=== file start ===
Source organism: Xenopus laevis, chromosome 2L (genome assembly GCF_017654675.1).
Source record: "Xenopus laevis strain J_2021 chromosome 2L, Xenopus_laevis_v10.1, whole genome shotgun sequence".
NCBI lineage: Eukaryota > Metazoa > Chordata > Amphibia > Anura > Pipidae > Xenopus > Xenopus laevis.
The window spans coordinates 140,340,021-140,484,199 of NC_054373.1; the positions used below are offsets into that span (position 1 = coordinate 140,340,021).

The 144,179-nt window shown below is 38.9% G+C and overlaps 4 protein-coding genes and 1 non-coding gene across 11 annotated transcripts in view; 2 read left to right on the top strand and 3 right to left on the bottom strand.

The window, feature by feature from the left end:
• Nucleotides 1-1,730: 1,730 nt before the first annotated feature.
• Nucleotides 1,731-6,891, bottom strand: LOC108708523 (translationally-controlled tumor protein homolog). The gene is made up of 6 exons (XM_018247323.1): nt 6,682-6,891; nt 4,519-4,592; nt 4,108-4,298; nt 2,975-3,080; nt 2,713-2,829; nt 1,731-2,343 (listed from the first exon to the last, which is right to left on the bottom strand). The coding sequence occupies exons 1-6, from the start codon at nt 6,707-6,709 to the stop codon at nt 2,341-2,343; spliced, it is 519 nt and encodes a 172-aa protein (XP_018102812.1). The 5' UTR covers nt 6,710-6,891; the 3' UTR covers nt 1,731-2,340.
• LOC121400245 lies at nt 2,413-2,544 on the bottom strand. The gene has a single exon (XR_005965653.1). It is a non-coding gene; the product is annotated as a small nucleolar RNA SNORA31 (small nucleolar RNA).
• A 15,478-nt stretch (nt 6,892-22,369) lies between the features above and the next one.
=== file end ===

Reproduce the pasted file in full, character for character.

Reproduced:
Source organism: Xenopus laevis, chromosome 2L (genome assembly GCF_017654675.1).
Source record: "Xenopus laevis strain J_2021 chromosome 2L, Xenopus_laevis_v10.1, whole genome shotgun sequence".
NCBI lineage: Eukaryota > Metazoa > Chordata > Amphibia > Anura > Pipidae > Xenopus > Xenopus laevis.
The window spans coordinates 140,340,021-140,484,199 of NC_054373.1; the positions used below are offsets into that span (position 1 = coordinate 140,340,021).

The 144,179-nt window shown below is 38.9% G+C and overlaps 4 protein-coding genes and 1 non-coding gene across 11 annotated transcripts in view; 2 read left to right on the top strand and 3 right to left on the bottom strand.

The window, feature by feature from the left end:
• Nucleotides 1-1,730: 1,730 nt before the first annotated feature.
• Nucleotides 1,731-6,891, bottom strand: LOC108708523 (translationally-controlled tumor protein homolog). The gene is made up of 6 exons (XM_018247323.1): nt 6,682-6,891; nt 4,519-4,592; nt 4,108-4,298; nt 2,975-3,080; nt 2,713-2,829; nt 1,731-2,343 (listed from the first exon to the last, which is right to left on the bottom strand). The coding sequence occupies exons 1-6, from the start codon at nt 6,707-6,709 to the stop codon at nt 2,341-2,343; spliced, it is 519 nt and encodes a 172-aa protein (XP_018102812.1). The 5' UTR covers nt 6,710-6,891; the 3' UTR covers nt 1,731-2,340.
• LOC121400245 lies at nt 2,413-2,544 on the bottom strand. The gene has a single exon (XR_005965653.1). It is a non-coding gene; the product is annotated as a small nucleolar RNA SNORA31 (small nucleolar RNA).
• A 15,478-nt stretch (nt 6,892-22,369) lies between the features above and the next one.